Celiac sufferers are often frustrated when a gluten-free diet alone doesn’t control their symptoms. An issue with the balance of their internal bacteria may be at root of the problem.

What Is a Microbiome?

Micro means small and biome means a community of living organisms. Within every human is a collection of between 10 and 100 trillion bacteria, most of which live in the digestive system. From the salivary glands in your mouth through your intestines, microorganisms work to break down food and perform a host of other functions.

Each person’s microbiome is like a genetic footprint, because it impacts the diseases they are predisposed to, their body weight, heredity and more. The same bacteria also exist on surfaces and throughout the environment.

Gut bacteria help:

  • Extract nutrients from food
  • Process vitamin K
  • Digest cellulose
  • Support nerve function.

Some researchers say up to 90 percent of diseases relate to the strength or weakness in a person’s microbiome. What you eat, how many hours a night you sleep and the bacteria in your surroundings all influence the health of your microbiome.

Poor gut health creates chronic inflammation in the intestinal walls and can cause:

  • Food sensitivity
  • Fatigue
  • Depression
  • A range of other conditions

Microbiome and Diet

What you eat affects your microbiome. In studies that analyzed humans and 59 other types of mammals, what each organism ate drastically affected their internal bacteria.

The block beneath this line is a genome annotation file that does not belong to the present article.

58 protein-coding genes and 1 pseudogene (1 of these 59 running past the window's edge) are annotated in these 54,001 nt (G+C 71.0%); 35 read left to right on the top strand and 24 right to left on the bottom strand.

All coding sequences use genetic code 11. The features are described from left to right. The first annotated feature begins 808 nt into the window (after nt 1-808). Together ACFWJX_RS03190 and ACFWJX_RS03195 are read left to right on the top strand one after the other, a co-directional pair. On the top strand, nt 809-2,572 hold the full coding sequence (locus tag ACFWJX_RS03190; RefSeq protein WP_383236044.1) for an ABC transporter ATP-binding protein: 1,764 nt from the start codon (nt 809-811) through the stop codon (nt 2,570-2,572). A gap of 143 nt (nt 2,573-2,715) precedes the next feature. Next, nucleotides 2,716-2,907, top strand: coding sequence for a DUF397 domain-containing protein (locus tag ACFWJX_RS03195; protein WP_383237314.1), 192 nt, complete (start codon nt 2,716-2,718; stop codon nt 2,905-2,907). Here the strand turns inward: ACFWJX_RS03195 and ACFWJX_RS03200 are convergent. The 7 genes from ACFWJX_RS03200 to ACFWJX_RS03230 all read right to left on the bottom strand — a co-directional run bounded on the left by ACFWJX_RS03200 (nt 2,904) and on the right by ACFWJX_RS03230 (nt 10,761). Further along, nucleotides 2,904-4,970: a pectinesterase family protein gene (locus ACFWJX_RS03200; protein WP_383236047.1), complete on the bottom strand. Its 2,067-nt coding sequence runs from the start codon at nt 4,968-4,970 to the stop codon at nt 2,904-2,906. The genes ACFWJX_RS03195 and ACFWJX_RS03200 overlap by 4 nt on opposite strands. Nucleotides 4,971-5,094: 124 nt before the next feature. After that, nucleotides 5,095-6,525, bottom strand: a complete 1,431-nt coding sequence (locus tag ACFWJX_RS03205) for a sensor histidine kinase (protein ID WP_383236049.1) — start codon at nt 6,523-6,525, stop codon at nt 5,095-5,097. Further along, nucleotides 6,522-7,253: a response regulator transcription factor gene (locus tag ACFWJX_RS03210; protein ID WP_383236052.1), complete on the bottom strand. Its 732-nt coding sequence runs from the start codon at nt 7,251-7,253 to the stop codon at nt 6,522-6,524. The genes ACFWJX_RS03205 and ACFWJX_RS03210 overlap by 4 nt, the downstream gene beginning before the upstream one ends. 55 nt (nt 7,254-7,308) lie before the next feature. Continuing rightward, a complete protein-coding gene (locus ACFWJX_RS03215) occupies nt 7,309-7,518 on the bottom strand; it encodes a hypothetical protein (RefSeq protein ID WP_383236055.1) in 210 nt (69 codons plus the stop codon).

Diet can hurt or help healthy bacteria, and bacteria affect how the body digests food. When gut bacteria are in balance, people are more likely to maintain a healthy body weight. As a mice with a healthy body weight receive gut bacteria from obese mice, they gain weight quickly without eating additional calories because of how their new microbiota process food.

Foods That Cause Inflammation

When the gut microbiome undergoes changes due to antibiotics, sickness, stress, lifestyle factors or poor diet, tissue becomes damaged and the intestines become inflamed. Thus, the intestines become permeable and can leak antigens that lead to chronic disorders.

Lowering inflammation helps support gut health. There are several food groups to avoid:

  • Refined vegetable oils like corn or canola oil contain high amounts of omega-6 fatty acids, known to cause inflammation.
  • Pasteurized dairy products irritate allergies and threaten healthy bacteria.
  • Refined carbohydrates like sugar, white bread and white rice are produced by stripping away the beneficial fiber. They cause blood sugar spikes and increased intestinal permeability.
  • Packaged granola or boxed cereal might seem like a healthy choice, but it’s often packed with refined sugar.
  • Trans and hydrogenated fats used in fried food and packaged snacks also create inflammation.

Farmers feed livestock corn and other inexpensive ingredients to fatten them up quickly, so meat, eggs and poultry from many sources are high in omega-6s.

Celiac Disease Foods to Avoid

For those with gluten intolerance, food can cause intense reactions. Celiac disease foods to avoid include:

  • All types of white or graham flour
  • Anything that contains the word “wheat,” like wheat bran or wheat germ
  • Pasta
  • Malt beverages
  • Barley

Gut-Healthy Foods